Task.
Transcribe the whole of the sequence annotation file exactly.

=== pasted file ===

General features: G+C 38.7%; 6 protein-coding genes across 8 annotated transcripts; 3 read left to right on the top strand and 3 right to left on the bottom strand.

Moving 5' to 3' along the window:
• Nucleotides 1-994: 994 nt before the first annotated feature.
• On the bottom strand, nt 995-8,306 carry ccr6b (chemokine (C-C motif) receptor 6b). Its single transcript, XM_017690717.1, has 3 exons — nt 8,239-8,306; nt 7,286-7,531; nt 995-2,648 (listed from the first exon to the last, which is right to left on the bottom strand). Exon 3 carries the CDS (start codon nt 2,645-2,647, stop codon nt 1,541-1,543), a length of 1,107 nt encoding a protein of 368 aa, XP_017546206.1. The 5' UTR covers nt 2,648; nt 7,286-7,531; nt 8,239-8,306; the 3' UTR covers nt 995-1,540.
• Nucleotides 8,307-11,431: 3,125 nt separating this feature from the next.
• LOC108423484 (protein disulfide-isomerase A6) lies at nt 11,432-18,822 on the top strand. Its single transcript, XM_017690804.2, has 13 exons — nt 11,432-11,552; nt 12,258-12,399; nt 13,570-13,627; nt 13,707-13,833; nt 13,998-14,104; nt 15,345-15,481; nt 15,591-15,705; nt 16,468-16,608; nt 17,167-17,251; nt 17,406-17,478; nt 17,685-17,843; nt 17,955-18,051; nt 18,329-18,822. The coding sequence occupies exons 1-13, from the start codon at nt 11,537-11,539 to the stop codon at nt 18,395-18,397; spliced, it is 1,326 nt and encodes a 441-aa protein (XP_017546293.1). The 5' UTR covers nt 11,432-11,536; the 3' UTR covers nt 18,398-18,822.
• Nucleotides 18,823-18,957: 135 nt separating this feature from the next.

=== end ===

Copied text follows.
General features: G+C 38.7%; 6 protein-coding genes across 8 annotated transcripts; 3 read left to right on the top strand and 3 right to left on the bottom strand.

Moving 5' to 3' along the window:
• Nucleotides 1-994: 994 nt before the first annotated feature.
• On the bottom strand, nt 995-8,306 carry ccr6b (chemokine (C-C motif) receptor 6b). Its single transcript, XM_017690717.1, has 3 exons — nt 8,239-8,306; nt 7,286-7,531; nt 995-2,648 (listed from the first exon to the last, which is right to left on the bottom strand). Exon 3 carries the CDS (start codon nt 2,645-2,647, stop codon nt 1,541-1,543), a length of 1,107 nt encoding a protein of 368 aa, XP_017546206.1. The 5' UTR covers nt 2,648; nt 7,286-7,531; nt 8,239-8,306; the 3' UTR covers nt 995-1,540.
• Nucleotides 8,307-11,431: 3,125 nt separating this feature from the next.
• LOC108423484 (protein disulfide-isomerase A6) lies at nt 11,432-18,822 on the top strand. Its single transcript, XM_017690804.2, has 13 exons — nt 11,432-11,552; nt 12,258-12,399; nt 13,570-13,627; nt 13,707-13,833; nt 13,998-14,104; nt 15,345-15,481; nt 15,591-15,705; nt 16,468-16,608; nt 17,167-17,251; nt 17,406-17,478; nt 17,685-17,843; nt 17,955-18,051; nt 18,329-18,822. The coding sequence occupies exons 1-13, from the start codon at nt 11,537-11,539 to the stop codon at nt 18,395-18,397; spliced, it is 1,326 nt and encodes a 441-aa protein (XP_017546293.1). The 5' UTR covers nt 11,432-11,536; the 3' UTR covers nt 18,398-18,822.
• Nucleotides 18,823-18,957: 135 nt separating this feature from the next.